On Ecological Conflicts and Biodiversity Conservation | CBCGDF Shared Views on “Belt and Road” from Green Development Perspective
2019/11/5 14:56:00 本站

Since its launch in 2013, the Belt and Road Initiative (BRI) has won global support. As the BRI has been advanced in a steady process, the focus has been laid on how to strength cooperation among BRI countries and ensure a green and sustainable development. This background drops the prologue for the 4th Belt & Road Green Development Partnership Forum with the theme of “Green Cooperation, Innovation for Win-win”. This event is taken place in Beijing on October 29.


The forum aims to offer a platform for delegates from governmental agencies, financial institutions, enterprises and NGOs, scholars and investors to promote "investment and cooperation of renewable energy between China and BRI countries, green innovation mechanism and tools for low carbon investment, and exchanges of green loc-carbon development", thus driving BRI to develop in an ecological, green and sustainable way. It is composed of one prime forum which introduces the green development of BRI and cooperation on a state level and three parallel events, respectively focusing on the development of renewable energy, sustainable infrastructure, and low carbon city, and greening BRI and biodiversity conservation.


Dr. Zhou Jinfeng, Secretary-General of China Biodiversity Conservation and Green Development Foundation (CBCGDF), and Dr. Alice Hughes, Deputy SG of CBCGDF, made keynote speeches on the parallel forum "Greening Belt and Road Initiative and Biodiversity Conservation" respectively with the theme of "Ecological Conflicts in the development of BRI: Case Study" and "Opportunities and Challenges of Biodiversity Conservation in BRI Development". Dr. Zhou started from the four civilizations and pointed out that BRI development should strengthen people's awareness of eco-environment conservation. The infrastructure construction disrupts the natural connection on the earth, and it is key to help people realize the rapid loss of biodiversity. He also introduced several BRI cases collected by CBCGDF over recent years, including hydropower stations, coal plants, and wildlife conservation. He summarized that civil society, as the bridge of dialogue, has great potential in smoothing green BRI via opening direct dialogue among all stakeholders.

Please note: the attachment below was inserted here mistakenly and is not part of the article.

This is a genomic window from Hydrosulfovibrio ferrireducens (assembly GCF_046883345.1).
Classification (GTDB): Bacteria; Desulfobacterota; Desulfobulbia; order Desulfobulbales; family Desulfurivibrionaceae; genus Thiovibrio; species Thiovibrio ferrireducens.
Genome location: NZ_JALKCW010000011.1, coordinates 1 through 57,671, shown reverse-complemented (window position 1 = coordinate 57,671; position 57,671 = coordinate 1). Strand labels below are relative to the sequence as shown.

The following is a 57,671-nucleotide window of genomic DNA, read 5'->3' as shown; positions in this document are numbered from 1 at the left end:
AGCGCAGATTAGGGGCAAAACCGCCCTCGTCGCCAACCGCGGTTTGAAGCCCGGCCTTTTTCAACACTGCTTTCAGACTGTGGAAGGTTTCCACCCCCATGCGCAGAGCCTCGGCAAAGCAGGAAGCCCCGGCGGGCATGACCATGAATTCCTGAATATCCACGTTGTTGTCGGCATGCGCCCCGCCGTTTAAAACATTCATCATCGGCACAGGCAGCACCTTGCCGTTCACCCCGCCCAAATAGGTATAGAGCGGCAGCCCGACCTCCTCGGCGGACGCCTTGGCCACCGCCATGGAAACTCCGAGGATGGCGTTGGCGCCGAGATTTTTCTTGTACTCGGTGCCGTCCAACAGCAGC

Dr. Alice Hughes shared her views on the influence of infrastructure projects developed in the context of BRI on the global ecological environment and biodiversity, and opportunities of biodiversity conservation in BRI development. When introducing the linear infrastructure on the environment, she stressed that we should not only focus on the direct impact brought out by projects to areas disrupted by the route but also pay attention to the indirect impacts triggered by supportive infrastructures like irrigation and the offset impacts by sourcing materials. She illustrated multiple potential risks entailed by infrastructure projects to the local eco-environment including direct drivers (like raw material extraction, roadkill, and fragmentation) and indirect factors (like power generation, agriculture, and mineral exploration). She stressed that with the promotion of ecological civilization and ecological conservation redlines, it could be a threat or an opportunity. We have the tools to find new ways to maximize sustainability and develop a new normal.





(Photo credit: CBCGDF)

Original Chinese article:


By / Wang Yanqing